Back in the Jim Crow days, there were two basic approaches to racism in the segregated South. You were an aggressor—a lawmaker wedded to segregation, a member of a lynch mob, a scientist trying to prove non-white people were inferior, or your garden variety white person who might use a racial epithet. Or you were a bystander—someone who maintained the status quo by saying, "We don't want any trouble."
Nowadays, being racist in public is less acceptable, so people come up with all kinds of excuses for prejudice. Like, "Just kidding!" Or, "I'm not racist, I'm just honest. (Variation: I'm just exercising my First Amendment Rights.)" "I have black friends." "Posting on Facebook can't be racist." And so on. Even amid claims that America is now post-racial, one of the tried-and-true ways to be racist has endured: the argument that fighting against bigotry is more trouble than it's worth.
Take, for instance, what happened recently at an Arkansas graduation: A black teen mom named Kymberly Wimberly was the top student at McGehee Secondary School in Little Rock. Despite these accomplishments, a white co-valedictorian was named along with her. Was it because this white student had the same GPA? Nope, it was because school officials worried that making Wimberly valedictorian would result in a "big mess" at the majority-white school.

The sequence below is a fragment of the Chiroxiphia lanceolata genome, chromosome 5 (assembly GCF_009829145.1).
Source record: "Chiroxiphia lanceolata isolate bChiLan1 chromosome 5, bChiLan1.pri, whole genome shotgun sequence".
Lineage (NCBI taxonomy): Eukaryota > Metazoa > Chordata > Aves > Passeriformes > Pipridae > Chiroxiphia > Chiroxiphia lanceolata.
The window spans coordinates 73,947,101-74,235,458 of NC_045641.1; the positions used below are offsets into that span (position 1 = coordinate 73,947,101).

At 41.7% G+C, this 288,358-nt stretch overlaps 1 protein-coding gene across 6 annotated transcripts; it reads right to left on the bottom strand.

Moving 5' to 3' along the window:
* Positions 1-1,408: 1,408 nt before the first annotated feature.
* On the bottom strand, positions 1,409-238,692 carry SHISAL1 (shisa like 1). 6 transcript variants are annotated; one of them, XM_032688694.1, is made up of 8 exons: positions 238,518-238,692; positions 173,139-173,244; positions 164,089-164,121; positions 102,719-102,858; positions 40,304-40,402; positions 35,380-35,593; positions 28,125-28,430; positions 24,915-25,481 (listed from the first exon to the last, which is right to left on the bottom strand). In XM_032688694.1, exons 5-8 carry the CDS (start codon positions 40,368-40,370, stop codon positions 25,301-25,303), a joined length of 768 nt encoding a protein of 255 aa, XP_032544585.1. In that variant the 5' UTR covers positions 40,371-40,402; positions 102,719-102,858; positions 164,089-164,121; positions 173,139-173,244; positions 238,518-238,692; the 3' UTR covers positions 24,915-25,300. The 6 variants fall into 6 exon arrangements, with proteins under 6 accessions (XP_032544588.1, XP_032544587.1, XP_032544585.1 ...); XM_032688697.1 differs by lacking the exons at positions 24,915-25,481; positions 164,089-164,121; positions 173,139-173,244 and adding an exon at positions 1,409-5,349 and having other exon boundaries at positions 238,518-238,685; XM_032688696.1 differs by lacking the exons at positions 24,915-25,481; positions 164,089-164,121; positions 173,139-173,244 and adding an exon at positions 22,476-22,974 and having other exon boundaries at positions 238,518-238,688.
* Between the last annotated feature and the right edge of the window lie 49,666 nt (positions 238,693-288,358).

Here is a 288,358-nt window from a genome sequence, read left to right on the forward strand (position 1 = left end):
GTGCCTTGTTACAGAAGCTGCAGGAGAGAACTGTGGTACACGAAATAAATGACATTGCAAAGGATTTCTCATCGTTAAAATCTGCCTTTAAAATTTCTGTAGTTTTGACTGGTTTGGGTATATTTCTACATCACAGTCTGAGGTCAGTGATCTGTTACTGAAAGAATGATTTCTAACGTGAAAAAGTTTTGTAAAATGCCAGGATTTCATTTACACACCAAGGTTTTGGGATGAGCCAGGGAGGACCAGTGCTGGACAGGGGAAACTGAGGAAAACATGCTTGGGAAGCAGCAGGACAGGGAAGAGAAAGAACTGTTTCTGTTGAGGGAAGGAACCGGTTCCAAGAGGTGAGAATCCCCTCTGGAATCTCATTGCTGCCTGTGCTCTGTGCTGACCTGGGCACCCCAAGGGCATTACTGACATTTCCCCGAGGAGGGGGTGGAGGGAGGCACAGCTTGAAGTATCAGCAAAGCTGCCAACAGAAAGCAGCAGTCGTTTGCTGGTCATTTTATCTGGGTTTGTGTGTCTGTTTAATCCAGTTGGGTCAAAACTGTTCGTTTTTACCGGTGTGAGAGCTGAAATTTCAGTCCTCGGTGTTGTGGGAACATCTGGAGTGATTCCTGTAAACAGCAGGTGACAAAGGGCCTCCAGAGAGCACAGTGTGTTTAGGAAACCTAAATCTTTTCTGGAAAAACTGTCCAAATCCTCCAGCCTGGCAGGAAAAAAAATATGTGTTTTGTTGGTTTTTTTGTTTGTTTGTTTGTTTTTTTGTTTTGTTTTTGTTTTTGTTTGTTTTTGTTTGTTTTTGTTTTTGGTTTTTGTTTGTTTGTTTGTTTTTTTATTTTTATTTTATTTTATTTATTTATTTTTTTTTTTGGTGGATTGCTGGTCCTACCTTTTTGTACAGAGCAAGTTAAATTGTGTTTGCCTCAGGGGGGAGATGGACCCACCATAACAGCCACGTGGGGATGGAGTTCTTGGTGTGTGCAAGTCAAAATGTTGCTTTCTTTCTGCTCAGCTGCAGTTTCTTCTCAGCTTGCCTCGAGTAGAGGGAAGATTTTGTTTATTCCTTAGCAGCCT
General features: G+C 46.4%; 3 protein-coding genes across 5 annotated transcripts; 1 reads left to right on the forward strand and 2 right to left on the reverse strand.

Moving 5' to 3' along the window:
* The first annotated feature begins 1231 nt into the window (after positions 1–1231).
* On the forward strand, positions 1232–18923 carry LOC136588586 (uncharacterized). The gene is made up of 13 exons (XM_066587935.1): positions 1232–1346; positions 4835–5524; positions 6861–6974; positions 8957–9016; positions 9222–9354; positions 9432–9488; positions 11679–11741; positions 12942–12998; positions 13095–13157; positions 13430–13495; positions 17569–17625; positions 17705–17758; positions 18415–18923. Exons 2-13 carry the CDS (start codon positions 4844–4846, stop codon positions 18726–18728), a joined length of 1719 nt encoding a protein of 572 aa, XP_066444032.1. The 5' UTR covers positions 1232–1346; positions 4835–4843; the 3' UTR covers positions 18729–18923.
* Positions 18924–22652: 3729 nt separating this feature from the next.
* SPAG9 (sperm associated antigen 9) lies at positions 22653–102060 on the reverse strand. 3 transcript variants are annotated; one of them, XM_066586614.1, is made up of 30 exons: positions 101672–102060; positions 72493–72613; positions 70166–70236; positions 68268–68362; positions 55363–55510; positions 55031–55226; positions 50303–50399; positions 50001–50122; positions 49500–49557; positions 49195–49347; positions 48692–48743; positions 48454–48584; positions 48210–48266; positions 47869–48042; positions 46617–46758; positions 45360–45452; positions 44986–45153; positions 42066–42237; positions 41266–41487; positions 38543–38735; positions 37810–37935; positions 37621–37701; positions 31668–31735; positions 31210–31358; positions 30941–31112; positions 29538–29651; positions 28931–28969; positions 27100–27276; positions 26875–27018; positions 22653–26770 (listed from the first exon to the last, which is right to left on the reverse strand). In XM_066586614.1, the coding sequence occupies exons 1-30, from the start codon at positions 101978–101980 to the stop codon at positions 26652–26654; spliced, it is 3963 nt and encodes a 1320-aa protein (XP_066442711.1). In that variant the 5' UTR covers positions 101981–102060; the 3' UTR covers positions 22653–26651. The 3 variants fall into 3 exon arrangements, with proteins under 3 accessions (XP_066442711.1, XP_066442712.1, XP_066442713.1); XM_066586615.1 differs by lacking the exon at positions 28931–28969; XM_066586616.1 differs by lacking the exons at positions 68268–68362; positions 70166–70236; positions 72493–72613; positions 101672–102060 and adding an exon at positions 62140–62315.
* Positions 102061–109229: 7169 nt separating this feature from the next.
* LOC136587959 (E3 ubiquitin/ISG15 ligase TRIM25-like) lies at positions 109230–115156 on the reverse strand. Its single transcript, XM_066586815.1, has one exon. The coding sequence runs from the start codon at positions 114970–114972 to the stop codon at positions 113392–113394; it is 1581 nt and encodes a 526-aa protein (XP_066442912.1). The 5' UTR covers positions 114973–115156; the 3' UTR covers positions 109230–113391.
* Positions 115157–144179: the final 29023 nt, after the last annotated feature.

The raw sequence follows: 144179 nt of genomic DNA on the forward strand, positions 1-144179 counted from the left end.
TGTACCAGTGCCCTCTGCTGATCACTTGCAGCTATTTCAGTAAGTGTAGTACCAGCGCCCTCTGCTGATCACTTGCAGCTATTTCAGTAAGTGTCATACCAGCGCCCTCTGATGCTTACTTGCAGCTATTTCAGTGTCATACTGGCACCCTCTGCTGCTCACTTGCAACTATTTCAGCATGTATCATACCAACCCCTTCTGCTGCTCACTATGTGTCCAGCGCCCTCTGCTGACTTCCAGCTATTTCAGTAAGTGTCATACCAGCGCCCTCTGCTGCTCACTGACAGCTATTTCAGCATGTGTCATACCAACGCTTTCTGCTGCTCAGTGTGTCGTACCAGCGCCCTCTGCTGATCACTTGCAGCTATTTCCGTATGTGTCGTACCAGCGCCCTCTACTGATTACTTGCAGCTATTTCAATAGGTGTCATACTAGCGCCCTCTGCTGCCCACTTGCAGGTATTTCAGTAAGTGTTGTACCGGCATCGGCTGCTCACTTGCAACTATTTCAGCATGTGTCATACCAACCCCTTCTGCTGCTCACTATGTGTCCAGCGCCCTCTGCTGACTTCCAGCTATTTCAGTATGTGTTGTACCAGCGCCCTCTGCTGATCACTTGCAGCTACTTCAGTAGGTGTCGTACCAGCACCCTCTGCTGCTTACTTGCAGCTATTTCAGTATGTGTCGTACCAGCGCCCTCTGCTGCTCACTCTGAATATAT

This response may seem antiquated, but it's not uncommon—and neither is the old-school racism it defends. When Prescott, Arizona, residents shouted racial epiphets at non-white students while they were painting a school mural, the administration's first thought wasn't to speak out against racism. It was to lighten the skin of the Hispanic boy depicted on the mural. Why? They wanted to avoid "a controversy."
As late as last year, schools in states like Georgia, Mississippi, and Alabama have held segregated proms for black and white (and sometimes Hispanic) students. Overt racism still exists—one parent in Charleston, Mississippi reportedly said in 2008, "I'm not going to have any of those niggers rubbing up against my daughter"—but others prefer these divided dances because they want to side-step "racial flareups, a fight."
In this case, fear of violence is code for fear of change. And that's not much different from the Jim Crow era. A student named Chasidy Buckley, ensnared in the Mississippi prom fight, didn't mince words when she described what was at the heart of the segregation: "The [school] said, 'why change now? Let's just keep going.' That's the whole thing with our town. Everybody's afraid of change. It's just horrible."